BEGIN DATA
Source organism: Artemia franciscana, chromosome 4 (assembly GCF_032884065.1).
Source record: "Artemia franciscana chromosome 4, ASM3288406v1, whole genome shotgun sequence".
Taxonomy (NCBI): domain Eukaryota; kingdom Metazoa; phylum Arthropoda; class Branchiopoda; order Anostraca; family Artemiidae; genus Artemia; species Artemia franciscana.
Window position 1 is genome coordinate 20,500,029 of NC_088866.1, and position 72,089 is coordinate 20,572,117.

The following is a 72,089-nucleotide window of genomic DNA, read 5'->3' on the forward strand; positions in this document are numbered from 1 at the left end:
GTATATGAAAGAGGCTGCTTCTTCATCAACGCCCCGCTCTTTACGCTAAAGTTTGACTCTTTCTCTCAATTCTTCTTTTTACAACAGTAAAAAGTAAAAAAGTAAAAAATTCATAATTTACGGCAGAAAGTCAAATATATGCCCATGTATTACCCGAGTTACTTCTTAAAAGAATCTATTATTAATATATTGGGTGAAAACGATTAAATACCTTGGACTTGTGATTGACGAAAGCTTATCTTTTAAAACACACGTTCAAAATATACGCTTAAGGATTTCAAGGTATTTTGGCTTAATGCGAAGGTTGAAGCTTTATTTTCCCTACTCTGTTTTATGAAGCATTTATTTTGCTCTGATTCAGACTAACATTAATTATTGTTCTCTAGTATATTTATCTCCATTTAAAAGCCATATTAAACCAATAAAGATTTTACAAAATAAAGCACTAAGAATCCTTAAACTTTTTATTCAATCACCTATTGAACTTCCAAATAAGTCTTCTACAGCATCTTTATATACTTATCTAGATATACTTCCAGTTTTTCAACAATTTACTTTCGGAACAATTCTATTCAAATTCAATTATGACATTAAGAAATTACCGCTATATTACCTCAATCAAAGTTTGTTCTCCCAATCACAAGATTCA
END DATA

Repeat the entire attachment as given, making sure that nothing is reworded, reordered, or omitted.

Source organism: Artemia franciscana, chromosome 4 (assembly GCF_032884065.1).
Source record: "Artemia franciscana chromosome 4, ASM3288406v1, whole genome shotgun sequence".
Taxonomy (NCBI): domain Eukaryota; kingdom Metazoa; phylum Arthropoda; class Branchiopoda; order Anostraca; family Artemiidae; genus Artemia; species Artemia franciscana.
Window position 1 is genome coordinate 20,500,029 of NC_088866.1, and position 72,089 is coordinate 20,572,117.

The following is a 72,089-nucleotide window of genomic DNA, read 5'->3' on the forward strand; positions in this document are numbered from 1 at the left end:
GTATATGAAAGAGGCTGCTTCTTCATCAACGCCCCGCTCTTTACGCTAAAGTTTGACTCTTTCTCTCAATTCTTCTTTTTACAACAGTAAAAAGTAAAAAAGTAAAAAATTCATAATTTACGGCAGAAAGTCAAATATATGCCCATGTATTACCCGAGTTACTTCTTAAAAGAATCTATTATTAATATATTGGGTGAAAACGATTAAATACCTTGGACTTGTGATTGACGAAAGCTTATCTTTTAAAACACACGTTCAAAATATACGCTTAAGGATTTCAAGGTATTTTGGCTTAATGCGAAGGTTGAAGCTTTATTTTCCCTACTCTGTTTTATGAAGCATTTATTTTGCTCTGATTCAGACTAACATTAATTATTGTTCTCTAGTATATTTATCTCCATTTAAAAGCCATATTAAACCAATAAAGATTTTACAAAATAAAGCACTAAGAATCCTTAAACTTTTTATTCAATCACCTATTGAACTTCCAAATAAGTCTTCTACAGCATCTTTATATACTTATCTAGATATACTTCCAGTTTTTCAACAATTTACTTTCGGAACAATTCTATTCAAATTCAATTATGACATTAAGAAATTACCGCTATATTACCTCAATCAAAGTTTGTTCTCCCAATCACAAGATTCA